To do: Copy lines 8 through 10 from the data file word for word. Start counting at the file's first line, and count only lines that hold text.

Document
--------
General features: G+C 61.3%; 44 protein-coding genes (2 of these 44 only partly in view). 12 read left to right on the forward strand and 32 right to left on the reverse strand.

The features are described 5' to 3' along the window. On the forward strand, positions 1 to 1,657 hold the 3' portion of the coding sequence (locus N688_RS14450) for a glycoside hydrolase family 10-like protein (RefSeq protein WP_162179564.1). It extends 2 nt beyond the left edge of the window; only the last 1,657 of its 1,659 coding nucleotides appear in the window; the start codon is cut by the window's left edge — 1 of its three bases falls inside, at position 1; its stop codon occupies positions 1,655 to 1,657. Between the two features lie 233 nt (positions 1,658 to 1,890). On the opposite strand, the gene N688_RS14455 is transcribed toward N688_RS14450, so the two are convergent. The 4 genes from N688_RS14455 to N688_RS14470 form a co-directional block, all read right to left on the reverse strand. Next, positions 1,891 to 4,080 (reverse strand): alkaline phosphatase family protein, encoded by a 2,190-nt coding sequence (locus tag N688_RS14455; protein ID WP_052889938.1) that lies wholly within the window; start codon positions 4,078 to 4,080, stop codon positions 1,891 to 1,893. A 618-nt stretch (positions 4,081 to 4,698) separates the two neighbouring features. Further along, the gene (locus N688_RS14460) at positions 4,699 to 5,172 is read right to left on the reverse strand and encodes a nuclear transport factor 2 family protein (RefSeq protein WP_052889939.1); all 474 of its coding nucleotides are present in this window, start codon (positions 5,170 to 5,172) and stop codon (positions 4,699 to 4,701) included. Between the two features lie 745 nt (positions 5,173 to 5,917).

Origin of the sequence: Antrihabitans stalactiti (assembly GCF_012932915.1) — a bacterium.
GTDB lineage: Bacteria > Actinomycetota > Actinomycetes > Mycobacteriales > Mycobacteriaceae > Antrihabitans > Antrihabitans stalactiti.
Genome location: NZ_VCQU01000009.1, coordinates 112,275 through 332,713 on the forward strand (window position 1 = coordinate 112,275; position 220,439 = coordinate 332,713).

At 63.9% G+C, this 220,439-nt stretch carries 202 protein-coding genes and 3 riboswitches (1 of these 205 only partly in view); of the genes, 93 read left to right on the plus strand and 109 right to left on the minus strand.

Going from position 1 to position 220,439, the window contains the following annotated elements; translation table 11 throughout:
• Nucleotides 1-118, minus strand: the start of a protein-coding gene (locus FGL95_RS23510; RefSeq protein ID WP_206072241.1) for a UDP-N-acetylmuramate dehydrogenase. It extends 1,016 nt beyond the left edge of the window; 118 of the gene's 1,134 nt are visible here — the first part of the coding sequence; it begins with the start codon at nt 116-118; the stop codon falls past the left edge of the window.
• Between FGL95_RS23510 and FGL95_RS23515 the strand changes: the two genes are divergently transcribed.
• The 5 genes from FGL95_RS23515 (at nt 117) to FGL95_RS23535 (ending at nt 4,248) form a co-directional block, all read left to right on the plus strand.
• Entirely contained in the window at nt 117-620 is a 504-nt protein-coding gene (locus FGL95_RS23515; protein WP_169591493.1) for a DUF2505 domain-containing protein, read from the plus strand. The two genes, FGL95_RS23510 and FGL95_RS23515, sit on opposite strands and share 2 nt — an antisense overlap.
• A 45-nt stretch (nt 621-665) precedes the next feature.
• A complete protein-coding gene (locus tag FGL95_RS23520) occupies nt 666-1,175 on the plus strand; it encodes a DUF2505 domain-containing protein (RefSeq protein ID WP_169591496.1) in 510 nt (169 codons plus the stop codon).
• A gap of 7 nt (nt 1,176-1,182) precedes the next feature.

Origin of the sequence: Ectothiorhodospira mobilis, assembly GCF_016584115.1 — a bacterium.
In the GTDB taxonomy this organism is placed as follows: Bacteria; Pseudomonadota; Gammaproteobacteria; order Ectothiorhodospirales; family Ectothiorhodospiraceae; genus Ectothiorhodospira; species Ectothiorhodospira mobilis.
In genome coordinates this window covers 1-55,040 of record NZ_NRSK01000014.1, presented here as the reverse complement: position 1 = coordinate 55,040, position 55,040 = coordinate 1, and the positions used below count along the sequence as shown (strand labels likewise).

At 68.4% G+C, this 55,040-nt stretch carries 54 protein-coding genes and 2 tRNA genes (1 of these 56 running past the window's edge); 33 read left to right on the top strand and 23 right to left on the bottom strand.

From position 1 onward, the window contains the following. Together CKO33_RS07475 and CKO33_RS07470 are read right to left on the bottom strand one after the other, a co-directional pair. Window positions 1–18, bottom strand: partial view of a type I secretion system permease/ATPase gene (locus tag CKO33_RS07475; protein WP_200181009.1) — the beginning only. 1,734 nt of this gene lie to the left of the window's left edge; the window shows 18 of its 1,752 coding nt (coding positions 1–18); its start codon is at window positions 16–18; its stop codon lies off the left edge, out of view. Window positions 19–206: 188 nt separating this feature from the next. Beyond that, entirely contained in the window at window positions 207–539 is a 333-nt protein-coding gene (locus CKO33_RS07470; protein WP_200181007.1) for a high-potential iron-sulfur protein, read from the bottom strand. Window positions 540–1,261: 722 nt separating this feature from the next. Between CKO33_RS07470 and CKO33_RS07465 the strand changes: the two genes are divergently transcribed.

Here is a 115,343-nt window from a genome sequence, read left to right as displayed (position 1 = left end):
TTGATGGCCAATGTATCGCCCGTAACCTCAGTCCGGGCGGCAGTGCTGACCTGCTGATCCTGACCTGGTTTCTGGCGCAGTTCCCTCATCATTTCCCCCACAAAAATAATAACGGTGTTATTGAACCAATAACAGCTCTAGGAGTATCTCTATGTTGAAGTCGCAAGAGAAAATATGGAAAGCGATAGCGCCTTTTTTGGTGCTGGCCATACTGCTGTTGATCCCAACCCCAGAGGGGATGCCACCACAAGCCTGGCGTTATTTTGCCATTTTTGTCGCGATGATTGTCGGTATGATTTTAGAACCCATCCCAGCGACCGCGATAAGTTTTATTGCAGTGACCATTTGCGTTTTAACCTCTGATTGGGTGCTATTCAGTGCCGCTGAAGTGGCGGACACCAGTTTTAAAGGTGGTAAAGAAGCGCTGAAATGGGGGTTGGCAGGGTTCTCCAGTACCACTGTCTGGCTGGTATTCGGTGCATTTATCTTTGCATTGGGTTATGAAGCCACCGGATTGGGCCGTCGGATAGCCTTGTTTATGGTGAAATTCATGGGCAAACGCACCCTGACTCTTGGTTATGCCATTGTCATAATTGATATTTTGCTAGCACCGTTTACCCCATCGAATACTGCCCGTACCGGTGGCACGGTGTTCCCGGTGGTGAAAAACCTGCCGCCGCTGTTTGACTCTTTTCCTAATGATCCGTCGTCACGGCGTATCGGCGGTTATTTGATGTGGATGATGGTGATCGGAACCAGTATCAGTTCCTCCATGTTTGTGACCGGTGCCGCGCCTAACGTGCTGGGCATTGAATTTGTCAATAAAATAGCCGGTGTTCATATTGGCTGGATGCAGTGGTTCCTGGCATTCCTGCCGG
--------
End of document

• Nucleotides 1-118, minus strand: the start of a protein-coding gene (locus FGL95_RS23510; RefSeq protein ID WP_206072241.1) for a UDP-N-acetylmuramate dehydrogenase. It extends 1,016 nt beyond the left edge of the window; 118 of the gene's 1,134 nt are visible here — the first part of the coding sequence; it begins with the start codon at nt 116-118; the stop codon falls past the left edge of the window.
• Between FGL95_RS23510 and FGL95_RS23515 the strand changes: the two genes are divergently transcribed.
• The 5 genes from FGL95_RS23515 (at nt 117) to FGL95_RS23535 (ending at nt 4,248) form a co-directional block, all read left to right on the plus strand.